Lockheed Martin has enhanced the Airborne Multi-INT Lab (AML) to speed up the mission system’s ability to turn sensor data into intelligence.
Lockheed introduced AML in 2009 on a modified Gulfstream III business jet for both military and commercial markets. The jet is equipped with electro-optical sensors, a radome fielded on the aircraft’s belly and four onboard workstations.
In 2012, the company signed an agreement with the Italian Ministry of Defence to provide the AML and three ground intelligence processing systems.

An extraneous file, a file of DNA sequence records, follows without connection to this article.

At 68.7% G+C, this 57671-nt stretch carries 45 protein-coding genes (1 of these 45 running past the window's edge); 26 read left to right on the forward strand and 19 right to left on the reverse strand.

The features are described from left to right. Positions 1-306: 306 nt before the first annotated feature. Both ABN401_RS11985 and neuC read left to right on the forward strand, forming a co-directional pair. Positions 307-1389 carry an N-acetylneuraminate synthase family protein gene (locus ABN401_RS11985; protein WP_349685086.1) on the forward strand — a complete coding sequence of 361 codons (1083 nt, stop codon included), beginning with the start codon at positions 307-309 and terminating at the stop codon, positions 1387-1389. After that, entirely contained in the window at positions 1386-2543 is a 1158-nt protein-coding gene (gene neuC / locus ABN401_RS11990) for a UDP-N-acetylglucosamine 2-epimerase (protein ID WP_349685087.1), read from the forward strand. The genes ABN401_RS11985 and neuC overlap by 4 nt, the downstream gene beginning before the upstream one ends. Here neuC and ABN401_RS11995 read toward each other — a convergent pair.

Lockheed recently updated the AML’s on-board processing capability, which collects different types of sensor data, according to a 13 March news release.
“The AML now has an autonomous sensor control mode that can coordinate operations between the testbed's various onboard sensors,” Lockheed states. “This mode allows operators to focus on mission planning and operational issues while detailed execution is handled autonomously.”
Lockheed also integrated a cognitive processing capability which allows the system to adapt rapidly to a changing target.
AML’s open architecture also allows new software and hardware integration within hours, according to Lockheed.